Let’s get this over with: the title of this novel was always a little too romantic for me. When the explanation of it finally came up, so was that. The budding romance between the two characters involved in that particular scene did start to weigh things down by that stage – I wished they’d just get on with whatever it was they ended up doing. Either hurry up and fight or hurry up and fuck, while these stars are still shining! (I won’t spoil it…oh what the hell, there’s a good deal of both!)
The dynamic between the two was well thought out though, even if I did groan at a Romeo and Juliette reference. These characters in their own right were highly real and engaging and being together was destined to raise the tension (and it did) but it all seemed a little too obvious, too flowery and too loaded with romance metaphors at times. But as readers go I don’t have the most romantic of souls; I freely admit it. This might be sounding like a fun read to you already. And I do recommend it. Because G S Jennsen is a really good writer who truly knows good space opera.
The descriptions of starship battles here are first class. When I asked the author a little about the book via twitter, I won my bet with myself that Peter F Hamilton would come into the mix. G S Jennsen is a little more economical and pacey than our mutual hero, but the techobabble I liked is still there, and even when I had to read twice to get my head around what was happening I thought ‘But I always did like doing this anyway.’ There was an early take on the FTL engine that I really liked, and a ‘neural network’ that’s a popular trope in sci fi done very well, and for effective story purposes. I did like the idea of Earth being used as a ‘bearing’ as well thanks to ‘the intrinsic human need’ for it. There’s a nice use of pulsar stars (which on a side note did make me reach for a couple of astronomy books to look into how the author might have thought of this setup), and I like the concept of ‘amodiamond’ so much I might just ask the author if I can steal it. It’s a challenge to create believable tech in a world with lots of planets, high military capability and double agents always looking for ways to outsmart the system. In this, the author wins full marks.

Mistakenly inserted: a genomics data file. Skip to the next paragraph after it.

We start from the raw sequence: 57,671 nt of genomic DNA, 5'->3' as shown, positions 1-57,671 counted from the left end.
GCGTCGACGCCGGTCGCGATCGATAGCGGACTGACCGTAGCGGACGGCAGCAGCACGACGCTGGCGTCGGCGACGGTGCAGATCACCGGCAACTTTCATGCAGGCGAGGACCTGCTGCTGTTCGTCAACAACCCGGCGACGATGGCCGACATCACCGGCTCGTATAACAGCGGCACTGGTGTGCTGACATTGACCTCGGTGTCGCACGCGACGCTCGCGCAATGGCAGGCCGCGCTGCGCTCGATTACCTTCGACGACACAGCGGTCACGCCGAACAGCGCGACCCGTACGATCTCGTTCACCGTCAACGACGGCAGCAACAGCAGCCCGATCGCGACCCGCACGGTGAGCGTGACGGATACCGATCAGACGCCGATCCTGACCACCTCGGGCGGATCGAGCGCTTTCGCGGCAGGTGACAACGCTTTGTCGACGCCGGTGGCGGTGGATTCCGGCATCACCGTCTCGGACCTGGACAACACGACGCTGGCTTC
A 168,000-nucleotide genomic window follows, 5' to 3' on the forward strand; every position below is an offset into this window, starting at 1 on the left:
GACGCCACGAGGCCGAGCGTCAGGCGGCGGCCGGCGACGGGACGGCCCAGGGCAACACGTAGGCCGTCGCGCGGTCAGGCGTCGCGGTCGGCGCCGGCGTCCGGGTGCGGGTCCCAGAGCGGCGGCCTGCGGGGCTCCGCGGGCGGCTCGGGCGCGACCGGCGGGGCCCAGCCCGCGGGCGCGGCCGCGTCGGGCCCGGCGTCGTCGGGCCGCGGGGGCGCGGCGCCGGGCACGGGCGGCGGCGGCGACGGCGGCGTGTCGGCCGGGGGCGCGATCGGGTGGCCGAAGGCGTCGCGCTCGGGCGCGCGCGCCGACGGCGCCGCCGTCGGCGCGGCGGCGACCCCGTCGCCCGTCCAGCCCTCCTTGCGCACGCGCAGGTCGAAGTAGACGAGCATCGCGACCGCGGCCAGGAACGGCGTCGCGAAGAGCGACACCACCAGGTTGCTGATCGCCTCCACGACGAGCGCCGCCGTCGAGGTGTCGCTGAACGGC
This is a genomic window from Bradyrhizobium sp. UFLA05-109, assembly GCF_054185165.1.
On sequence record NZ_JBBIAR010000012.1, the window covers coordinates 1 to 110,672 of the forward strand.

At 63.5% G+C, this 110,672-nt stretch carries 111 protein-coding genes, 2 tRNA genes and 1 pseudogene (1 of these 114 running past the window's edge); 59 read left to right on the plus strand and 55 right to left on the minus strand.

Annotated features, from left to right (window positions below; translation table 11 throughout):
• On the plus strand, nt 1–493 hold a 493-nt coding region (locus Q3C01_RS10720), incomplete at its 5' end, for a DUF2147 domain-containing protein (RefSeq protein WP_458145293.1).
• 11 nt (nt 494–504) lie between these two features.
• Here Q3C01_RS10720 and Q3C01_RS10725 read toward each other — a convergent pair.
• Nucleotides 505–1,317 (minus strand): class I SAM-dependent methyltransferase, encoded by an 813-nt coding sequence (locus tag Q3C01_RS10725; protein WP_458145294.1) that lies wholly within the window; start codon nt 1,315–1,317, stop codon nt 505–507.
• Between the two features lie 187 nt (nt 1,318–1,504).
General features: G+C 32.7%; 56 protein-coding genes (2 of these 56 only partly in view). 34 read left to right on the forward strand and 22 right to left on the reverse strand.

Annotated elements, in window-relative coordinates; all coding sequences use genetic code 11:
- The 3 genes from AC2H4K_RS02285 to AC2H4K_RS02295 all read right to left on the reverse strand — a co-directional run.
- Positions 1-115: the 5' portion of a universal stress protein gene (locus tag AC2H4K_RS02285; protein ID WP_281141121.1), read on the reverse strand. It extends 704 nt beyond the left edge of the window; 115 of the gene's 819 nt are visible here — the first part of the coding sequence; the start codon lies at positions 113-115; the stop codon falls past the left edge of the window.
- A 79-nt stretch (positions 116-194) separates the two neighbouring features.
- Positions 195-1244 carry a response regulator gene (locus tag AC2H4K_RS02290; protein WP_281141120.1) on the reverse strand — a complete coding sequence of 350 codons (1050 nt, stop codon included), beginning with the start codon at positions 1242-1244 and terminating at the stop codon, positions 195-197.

If you like military sci-fi, or books heavy on espionage and double dealing characters, read this book. Ignore the title that I would have taken a pass on had I not read some shorter fiction by the author – this book really isn’t a sci-fi romance when it all comes down to it – it’s an interplanetary war story with plenty of behind the scenes deals and shady characters, some of whom it’s possible to have quite the measure of sympathy for. The conflict within the military ranks, including the high ones, is a lot of fun to read, and very well written with a great sense of timing and pace. Starshine is a page turner, and one of the better ones I’ve read. I will definitely check out the rest of the series.
On an amusing note, I might need to get myself a Russian dictionary before I do so. One character’s heritage meant the language kept popping up in some neat places and the only word I recognised was a rather fine curse aimed at high ranking officers…